On 5 March 2021, the UK Court of Appeal ruled that DAF will not be allowed to challenge a ruling from the Competition Appeal Tribunal (“CAT”) on a case in which DAF disputed the validity of the litigation funding arrangements of two mass follow-on damages claims based on the truck cartel decision and argued that the claims should therefore be denied. In general terms, the issue at hand was whether a litigation funding agreement entered into with claimants by third parties who play no part in the conduct of the proceedings, but whose compensation is fixed as a share of the damages recovered by the client – which party is normally the funder – are “damages-based agreements” (“DBAs”) within the meaning of the relevant legislation which regulates such agreements (Section 58AA of CLSA 1990). If such agreements are considered DBAs, the likely consequence is that they will be unenforceable, unless the agreements comply with particular conditions set out in Section 58AA. The CAT did not concur with DAF on this, and now the Court of Appeal has ruled, after careful consideration of the relevant legislation and case law, that the CAT did not err in law in its interpretation of the relevant provisions. DAF’s application for judicial review on the merits was therefore rejected.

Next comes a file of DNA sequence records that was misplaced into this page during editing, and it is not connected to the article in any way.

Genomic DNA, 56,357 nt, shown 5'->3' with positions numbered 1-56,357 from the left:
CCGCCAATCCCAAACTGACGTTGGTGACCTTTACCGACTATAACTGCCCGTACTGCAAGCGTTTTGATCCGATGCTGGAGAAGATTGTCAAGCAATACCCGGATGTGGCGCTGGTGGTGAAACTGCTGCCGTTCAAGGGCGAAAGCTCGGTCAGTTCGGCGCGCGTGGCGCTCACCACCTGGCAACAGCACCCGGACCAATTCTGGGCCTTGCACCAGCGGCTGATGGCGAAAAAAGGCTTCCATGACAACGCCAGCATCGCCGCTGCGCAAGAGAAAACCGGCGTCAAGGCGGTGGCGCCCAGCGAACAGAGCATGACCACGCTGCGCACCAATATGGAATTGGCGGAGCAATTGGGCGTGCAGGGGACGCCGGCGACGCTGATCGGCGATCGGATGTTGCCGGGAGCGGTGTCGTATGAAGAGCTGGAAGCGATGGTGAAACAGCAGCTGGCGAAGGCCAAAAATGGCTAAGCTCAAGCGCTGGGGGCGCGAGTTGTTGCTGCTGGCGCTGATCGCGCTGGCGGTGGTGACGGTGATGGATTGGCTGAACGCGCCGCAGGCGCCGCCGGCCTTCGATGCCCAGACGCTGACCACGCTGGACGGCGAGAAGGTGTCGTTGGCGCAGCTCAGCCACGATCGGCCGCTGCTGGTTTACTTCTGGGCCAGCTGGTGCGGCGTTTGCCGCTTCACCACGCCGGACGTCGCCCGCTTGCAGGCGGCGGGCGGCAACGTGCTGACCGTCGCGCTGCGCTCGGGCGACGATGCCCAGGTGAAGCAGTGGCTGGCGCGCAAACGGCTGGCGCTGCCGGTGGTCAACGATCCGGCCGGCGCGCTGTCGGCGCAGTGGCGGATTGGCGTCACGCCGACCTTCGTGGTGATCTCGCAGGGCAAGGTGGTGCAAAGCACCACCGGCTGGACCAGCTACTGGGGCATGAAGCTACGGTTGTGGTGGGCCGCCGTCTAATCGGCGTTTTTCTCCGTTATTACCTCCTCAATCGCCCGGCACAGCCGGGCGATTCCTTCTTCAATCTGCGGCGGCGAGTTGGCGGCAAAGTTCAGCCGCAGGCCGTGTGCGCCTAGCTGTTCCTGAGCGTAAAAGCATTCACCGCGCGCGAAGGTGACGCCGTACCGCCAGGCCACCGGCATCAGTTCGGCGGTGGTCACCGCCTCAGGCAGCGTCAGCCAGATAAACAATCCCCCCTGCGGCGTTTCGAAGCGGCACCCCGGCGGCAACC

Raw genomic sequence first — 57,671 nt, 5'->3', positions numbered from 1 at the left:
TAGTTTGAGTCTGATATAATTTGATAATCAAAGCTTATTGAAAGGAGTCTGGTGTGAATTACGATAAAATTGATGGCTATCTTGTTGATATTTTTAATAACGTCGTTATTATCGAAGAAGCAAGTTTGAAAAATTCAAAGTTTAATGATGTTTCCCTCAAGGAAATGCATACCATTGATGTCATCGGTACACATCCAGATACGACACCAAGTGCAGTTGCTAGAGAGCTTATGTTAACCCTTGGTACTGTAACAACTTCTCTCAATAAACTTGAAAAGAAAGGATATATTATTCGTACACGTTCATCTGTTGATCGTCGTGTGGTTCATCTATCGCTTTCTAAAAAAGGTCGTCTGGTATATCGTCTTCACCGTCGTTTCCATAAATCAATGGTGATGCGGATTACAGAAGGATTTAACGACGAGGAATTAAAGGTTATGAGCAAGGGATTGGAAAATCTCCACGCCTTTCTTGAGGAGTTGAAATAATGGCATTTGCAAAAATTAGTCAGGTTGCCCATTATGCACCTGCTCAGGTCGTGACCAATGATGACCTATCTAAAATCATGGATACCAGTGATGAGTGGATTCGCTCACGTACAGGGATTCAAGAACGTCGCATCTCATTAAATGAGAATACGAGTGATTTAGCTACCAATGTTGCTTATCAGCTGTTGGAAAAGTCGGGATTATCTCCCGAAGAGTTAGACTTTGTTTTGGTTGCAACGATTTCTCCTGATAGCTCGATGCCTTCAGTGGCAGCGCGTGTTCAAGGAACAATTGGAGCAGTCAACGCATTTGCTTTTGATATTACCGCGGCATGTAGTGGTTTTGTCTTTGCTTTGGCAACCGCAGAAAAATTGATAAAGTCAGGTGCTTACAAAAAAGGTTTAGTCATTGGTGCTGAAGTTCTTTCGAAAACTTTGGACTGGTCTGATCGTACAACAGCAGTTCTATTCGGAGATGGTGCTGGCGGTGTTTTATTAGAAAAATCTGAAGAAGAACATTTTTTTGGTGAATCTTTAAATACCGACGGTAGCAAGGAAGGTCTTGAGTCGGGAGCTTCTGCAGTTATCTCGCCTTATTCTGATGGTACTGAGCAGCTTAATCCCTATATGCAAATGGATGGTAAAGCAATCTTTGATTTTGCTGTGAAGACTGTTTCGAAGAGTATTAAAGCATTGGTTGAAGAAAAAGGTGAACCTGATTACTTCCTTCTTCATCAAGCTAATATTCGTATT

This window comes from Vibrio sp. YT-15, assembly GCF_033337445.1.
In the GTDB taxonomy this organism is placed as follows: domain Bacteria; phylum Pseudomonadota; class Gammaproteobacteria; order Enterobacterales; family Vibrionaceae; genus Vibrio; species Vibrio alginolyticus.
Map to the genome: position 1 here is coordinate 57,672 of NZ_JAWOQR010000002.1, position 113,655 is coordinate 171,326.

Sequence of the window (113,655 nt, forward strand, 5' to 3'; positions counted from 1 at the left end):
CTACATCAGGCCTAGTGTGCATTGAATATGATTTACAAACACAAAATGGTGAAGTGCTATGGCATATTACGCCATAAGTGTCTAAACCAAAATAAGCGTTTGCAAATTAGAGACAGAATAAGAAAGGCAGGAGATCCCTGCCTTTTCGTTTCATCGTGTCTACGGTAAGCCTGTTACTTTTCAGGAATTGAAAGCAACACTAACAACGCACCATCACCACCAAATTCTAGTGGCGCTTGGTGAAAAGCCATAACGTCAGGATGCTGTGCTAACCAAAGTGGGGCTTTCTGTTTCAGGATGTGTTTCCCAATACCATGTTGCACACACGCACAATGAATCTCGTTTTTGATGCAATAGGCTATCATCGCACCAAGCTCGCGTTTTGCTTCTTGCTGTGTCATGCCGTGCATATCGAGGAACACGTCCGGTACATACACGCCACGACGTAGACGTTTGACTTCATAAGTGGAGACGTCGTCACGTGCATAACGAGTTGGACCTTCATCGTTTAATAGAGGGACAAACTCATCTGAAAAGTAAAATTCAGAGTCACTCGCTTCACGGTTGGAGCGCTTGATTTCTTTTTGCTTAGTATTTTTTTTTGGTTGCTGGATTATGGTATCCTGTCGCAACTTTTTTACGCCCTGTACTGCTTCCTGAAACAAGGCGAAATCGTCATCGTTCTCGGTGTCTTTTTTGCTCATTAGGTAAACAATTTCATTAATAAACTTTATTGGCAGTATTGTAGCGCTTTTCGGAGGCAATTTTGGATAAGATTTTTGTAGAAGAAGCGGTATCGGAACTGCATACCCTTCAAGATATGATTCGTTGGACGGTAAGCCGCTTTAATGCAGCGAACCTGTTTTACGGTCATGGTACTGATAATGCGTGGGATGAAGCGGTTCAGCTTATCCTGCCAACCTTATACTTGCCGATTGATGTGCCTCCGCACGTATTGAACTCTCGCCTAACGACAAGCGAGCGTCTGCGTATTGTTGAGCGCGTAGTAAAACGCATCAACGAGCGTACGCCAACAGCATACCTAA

Court of Appeal, appeal against the Competition Appeal Tribunal’s ruling, 5 March 2021,  EWCA Civ 200.